Tag Archives: Urban Planning

Downtown: A New American Dream

The documentary is done(ish)! DOWNTOWN: A New American Dream premieres this Saturday at 1:00 at The Moxie. This is the final rough cut of the film. We have a few minor things to fix before we begin submitting it to film festivals. Technorati Tags: Springfield Missouri, urban design, urban life, Urban Planning, walking

Shared Spaces — A Documentary Short

Here’s the full, final version of Shared Spaces: Shared Spaces from acline on Vimeo. Technorati Tags: downtown, urban design, urban development, urban life, Urban Planning

Visiting Asheville, NC

I’m in Asheville, North Carolina for a few days visiting my daughter who goes  to school at Warren Wilson College. I’m also shooting b-roll for Downtown and exploring the city. From a downtown perspective, Asheville feels twice the size of Springfield, yet is is half the size — even though it has a mall and sprawl y’all. […]

Rhetorical Dichotomies and Urbanism

I’m finding the process of writing a script for a documentary film especially interesting in regard to the canon of invention. Much of the advice I’ve been reading — because I’m a total newb at this — says the most you can do early in the process (the research/pre-production phase) is create a general outline. Invention comes before […]

Urban Boom: A Documentary Film

From: Carbon Trace Productions and The Rhetorica Network The Baby Boomers were children of the post-war suburbs and raised their own children in the sprawling communities at the edges of American cities. Owning an individual home outside of a city has long been an essential part of the American Dream. That dream is changing. The […]

Positive (local) Economic Benefits

Check out this infographic from the recent American Planning Association conference (via Planetizen): So, basically, in general, the fewer cars people own the better it is for local economies. Technorati Tags: economics, Urban Planning

Culture Studies and Disciplinarity

I earned my Ph.D. in the interdisciplinary program at the University of Missouri – Kansas City. When asked my discipline, I simply say “rhetoric” because that’s entirely true, and it’s a shorter answer than explaining I also took courses in communications, linguistics, and political science because, well, you know, rhetoric is a really big thing […]

What Downtown SGF Needs

(The following is an edited and expanded version of something I wrote last year for another venue.) Next month we’ll mark one year of life in downtown Springfield living in the Union Biscuit Lofts on Market Ave. So my wife and I have had plenty of opportunity to walk the streets and observe the goings-on. We’ve […]

Carbon Trace Re-Launch Begins 15 April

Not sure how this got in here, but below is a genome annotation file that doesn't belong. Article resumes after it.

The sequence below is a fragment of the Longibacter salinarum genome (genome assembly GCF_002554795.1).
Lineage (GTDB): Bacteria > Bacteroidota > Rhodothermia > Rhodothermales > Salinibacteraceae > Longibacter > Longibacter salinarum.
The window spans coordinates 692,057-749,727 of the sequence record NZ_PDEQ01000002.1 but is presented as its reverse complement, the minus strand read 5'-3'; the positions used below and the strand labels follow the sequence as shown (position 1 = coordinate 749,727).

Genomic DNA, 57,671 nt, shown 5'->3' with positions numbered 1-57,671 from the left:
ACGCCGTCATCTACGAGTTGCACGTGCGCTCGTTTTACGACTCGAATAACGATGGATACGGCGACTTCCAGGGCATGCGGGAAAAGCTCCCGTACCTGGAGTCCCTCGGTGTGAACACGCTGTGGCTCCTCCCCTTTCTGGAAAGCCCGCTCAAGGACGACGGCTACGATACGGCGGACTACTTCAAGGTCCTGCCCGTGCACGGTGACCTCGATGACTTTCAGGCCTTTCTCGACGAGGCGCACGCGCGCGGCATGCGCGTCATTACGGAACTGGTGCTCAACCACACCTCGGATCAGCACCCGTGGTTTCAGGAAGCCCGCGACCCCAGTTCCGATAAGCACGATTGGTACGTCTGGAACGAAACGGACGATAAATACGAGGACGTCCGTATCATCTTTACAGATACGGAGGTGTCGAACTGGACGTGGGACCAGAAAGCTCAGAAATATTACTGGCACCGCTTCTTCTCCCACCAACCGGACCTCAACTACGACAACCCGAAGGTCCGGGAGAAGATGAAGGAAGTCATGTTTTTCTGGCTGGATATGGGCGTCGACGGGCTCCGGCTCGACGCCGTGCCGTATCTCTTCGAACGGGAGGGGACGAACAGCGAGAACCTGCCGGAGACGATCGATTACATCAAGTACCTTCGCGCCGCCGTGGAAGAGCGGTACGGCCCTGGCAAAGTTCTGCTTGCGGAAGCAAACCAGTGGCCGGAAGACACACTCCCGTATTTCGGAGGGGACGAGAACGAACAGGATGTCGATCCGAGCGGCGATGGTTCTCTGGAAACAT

Several things have been keeping me busy this winter. I’m right in the middle of doing an academic case study examining a successful civic journalism project. I have also been re-working all of my classes — something that is regularly necessary, especially as I notice generational changes in students. Further, I have been busy re-thinking […]

That 6-Letter Word

OMG!!! I’m going to use that 6-letter word! H E L M E T Stop reading. Go directly to comments. Rant. Did you catch Elisabeth Rosenthal’s op-ed in the Sunday Review section of The New York Times today? I have a great deal of sympathy for the argument that helmet wearing makes bicycling look dangerous. […]

Our Urban Challenge: Riding The Bus

I’ve taken the bus in many cities in the U.S. and Europe, but before yesterday I had only taken the bus twice in my eight years in Springfield — both times to travel downtown when the roads were too icy to ride my bicycle. That wasn’t enough experience to form an impression of the system. […]

What? WHAT?

I took my daughter to New York City for the first time when she was about 8 years old. We stepped out of the train station into the street, and the first thing she did was clamp her hands over her ears. In 2008, I had coffee with a friend of mine at an outdoor […]

Engineering And The First Amendment

Can you be persecuted (and, perhaps, prosecuted) for having an (informed) opinion about traffic infrastructure and voicing/writing that opinion as part of bicycle and pedestrian advocacy. Apparently, yes. This is partly a case of attempting to criminalize speech for political purposes. Although it also appears apparent that you’ll “win” even if the worst should happen. […]

Lots Of Participation At The Open House

The open house hosted by the Traffic Advisory Board yesterday to get citizens’ comments on bicycle and pedestrian issues was a success. I was only able to be there for the first 30 minutes — needed to get home before the storm, seeing as how I drove my bicycle to the event. It gave me […]

How To Increase Participation

My headline over-promises. I am not particularly interested in increasing participation as an end in itself. But it is clear that many bicycle advocates believe that providing such infrastructure as bicycle lanes, tracks, and separated paths does increase participation. According to recent studies, it’s not entirely clear what the cause-and-effect relationship actually is between infrastructure and participation. […]